In its most emaciated form, the term ethnography is simply used to refer to a designer with a video camera (...) The need to analyze those behaviors and situate them in their cultural context is poorly understood, even though such activities are essential parts of developing a model of the user experience that leads to targeted and far-reaching design conclusions” (2000: 384-385)
In this sense, Wasson claims the anthropological apparatus that supports the practice of ethnography, highlighting the self-reflexivity of participant observation and theoretical training that enables fieldworkers to identify cultural patterns.
Contributions to Design
According to Swedish authors Otto and Smith (2013), Anthropology contributes to Design with three of its constituent elements:
- First, it plays a role of cultural theory and interpretation: in Design is central the ideation of concepts, but does not use to theorize about the social context and the cultural meaning of things or services.
- Second, while Design focuses on innovation, an anthropological approach "investigates the past to understand the present, including its ways of anticipating the future."
- A third pillar of Anthropology, its practical development (that is, ethnography) allows to detect the orientation of values of the groups affected by design projects.
The task for design anthropology is to integrate and develop these traditional qualities into new modes of research and collaboration, working toward transformation without sacrificing empathy and depth of understanding" (2013: 4-5).
This type of research has been established only since the last two decades in some advanced and powerful North-American and European business. Also there are consulting agencies such as IDEO, SonicRim or Designit that opt for the interaction of designers and ethnographers to carry out innovation projects.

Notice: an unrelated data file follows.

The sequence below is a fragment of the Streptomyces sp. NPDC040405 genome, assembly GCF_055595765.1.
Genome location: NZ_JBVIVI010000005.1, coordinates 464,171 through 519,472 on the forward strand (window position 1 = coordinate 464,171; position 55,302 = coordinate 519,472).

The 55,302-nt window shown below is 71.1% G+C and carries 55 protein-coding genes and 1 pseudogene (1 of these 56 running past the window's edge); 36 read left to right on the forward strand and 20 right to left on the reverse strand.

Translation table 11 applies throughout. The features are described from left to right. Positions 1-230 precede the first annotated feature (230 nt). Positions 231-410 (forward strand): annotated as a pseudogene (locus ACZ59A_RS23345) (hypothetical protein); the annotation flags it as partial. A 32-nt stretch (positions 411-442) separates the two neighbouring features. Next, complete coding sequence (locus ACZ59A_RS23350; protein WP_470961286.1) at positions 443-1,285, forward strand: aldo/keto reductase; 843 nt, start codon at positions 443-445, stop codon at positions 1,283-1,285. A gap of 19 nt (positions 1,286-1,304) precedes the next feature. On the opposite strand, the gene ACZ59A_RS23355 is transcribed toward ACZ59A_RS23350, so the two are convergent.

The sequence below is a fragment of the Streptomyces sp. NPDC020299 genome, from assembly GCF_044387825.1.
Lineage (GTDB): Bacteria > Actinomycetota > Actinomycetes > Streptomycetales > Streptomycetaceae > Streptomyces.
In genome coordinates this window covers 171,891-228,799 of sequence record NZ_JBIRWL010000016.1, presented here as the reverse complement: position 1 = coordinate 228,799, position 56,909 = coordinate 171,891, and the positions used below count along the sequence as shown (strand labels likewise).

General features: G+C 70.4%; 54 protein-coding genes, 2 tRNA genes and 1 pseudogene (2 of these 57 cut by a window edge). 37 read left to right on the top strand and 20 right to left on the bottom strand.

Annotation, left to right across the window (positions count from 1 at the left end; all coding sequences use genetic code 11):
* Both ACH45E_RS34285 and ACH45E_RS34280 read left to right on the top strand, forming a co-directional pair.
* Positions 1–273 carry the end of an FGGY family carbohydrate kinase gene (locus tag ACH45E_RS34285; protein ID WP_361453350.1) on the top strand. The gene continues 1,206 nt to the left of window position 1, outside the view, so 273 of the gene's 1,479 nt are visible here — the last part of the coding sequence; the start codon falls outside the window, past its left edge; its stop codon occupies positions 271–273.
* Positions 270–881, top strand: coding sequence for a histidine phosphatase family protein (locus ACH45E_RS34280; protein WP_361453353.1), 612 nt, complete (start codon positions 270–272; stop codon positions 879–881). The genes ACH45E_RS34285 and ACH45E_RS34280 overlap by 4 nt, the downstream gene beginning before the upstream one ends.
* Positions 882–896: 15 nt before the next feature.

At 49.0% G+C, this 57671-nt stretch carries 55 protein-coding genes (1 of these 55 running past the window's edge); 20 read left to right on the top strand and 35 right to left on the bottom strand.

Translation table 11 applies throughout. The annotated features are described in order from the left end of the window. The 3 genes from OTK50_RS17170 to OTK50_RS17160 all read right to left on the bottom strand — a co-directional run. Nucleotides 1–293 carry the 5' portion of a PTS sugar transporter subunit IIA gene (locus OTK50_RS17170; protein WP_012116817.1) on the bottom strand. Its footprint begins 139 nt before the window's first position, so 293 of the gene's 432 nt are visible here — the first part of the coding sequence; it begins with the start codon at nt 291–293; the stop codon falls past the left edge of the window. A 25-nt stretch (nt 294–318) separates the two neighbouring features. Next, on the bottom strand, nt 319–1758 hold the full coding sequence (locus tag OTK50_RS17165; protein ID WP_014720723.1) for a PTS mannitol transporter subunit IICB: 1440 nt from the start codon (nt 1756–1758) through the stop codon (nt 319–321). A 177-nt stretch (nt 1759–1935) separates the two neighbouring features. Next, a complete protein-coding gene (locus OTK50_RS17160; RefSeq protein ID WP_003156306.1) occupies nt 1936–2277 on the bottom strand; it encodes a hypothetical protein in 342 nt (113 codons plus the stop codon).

That way, interdisciplinary teams address not only technological challenges or product developments, but also the improvement of public services or even creative industries.
Baba, Marietta. 2006. “Anthropology and business”. Encyclopedia of anthropology: 83-117. H. James Birx, Ed. Thousand Oaks, CA: Sage Publications.
Geertz, Clifford. 1973. “Thick Description: Towards an Interpretative Theory of Culture”. Chapter I in The Interpretation of Cultures, 3-32. New York: Basic Books.
Klipper, Sebastian. 2015. „Die 10 wichtigsten Soft Skills“, in Soft Skills für Freelancer. Wissensvorsprung für erfolgreiche IT-Projekte, [“The 10 most important soft skills“ – Advanced knowledge for successful IT projects] pp. 153-159, Springer Fachmedien Wiesbaden.
Osterwalder, Alexander & Pigneur, Yves. 2010. Business model generation: a handbook for visionaries, game changers, and challengers. New Jersey: John Wiley & Sons.
Otto, T., & Smith, R. C. 2013. “Design anthropology: A distinct style of knowing”. In Design anthropology: Theory and practice, 1-29. Edited by Wendy Gunn, Ton Otto and Rachel Charlotte Smith. London/New York: Bloombury.
Ries, Eric. 2011. The Lean Startup: How Today's Entrepreneurs Use Continuous Innovation to Create Radically Successful Businesses. New York: Crown Business.
Suchman, Lucy A. 1985. Plans and situated actions. The problem of human-machine communication. Xerox Corporation, Palo Alto, California.
Wasson, Christina. 2000. “Ethnography in the Field of Design”. Human Organization 59: 377-388.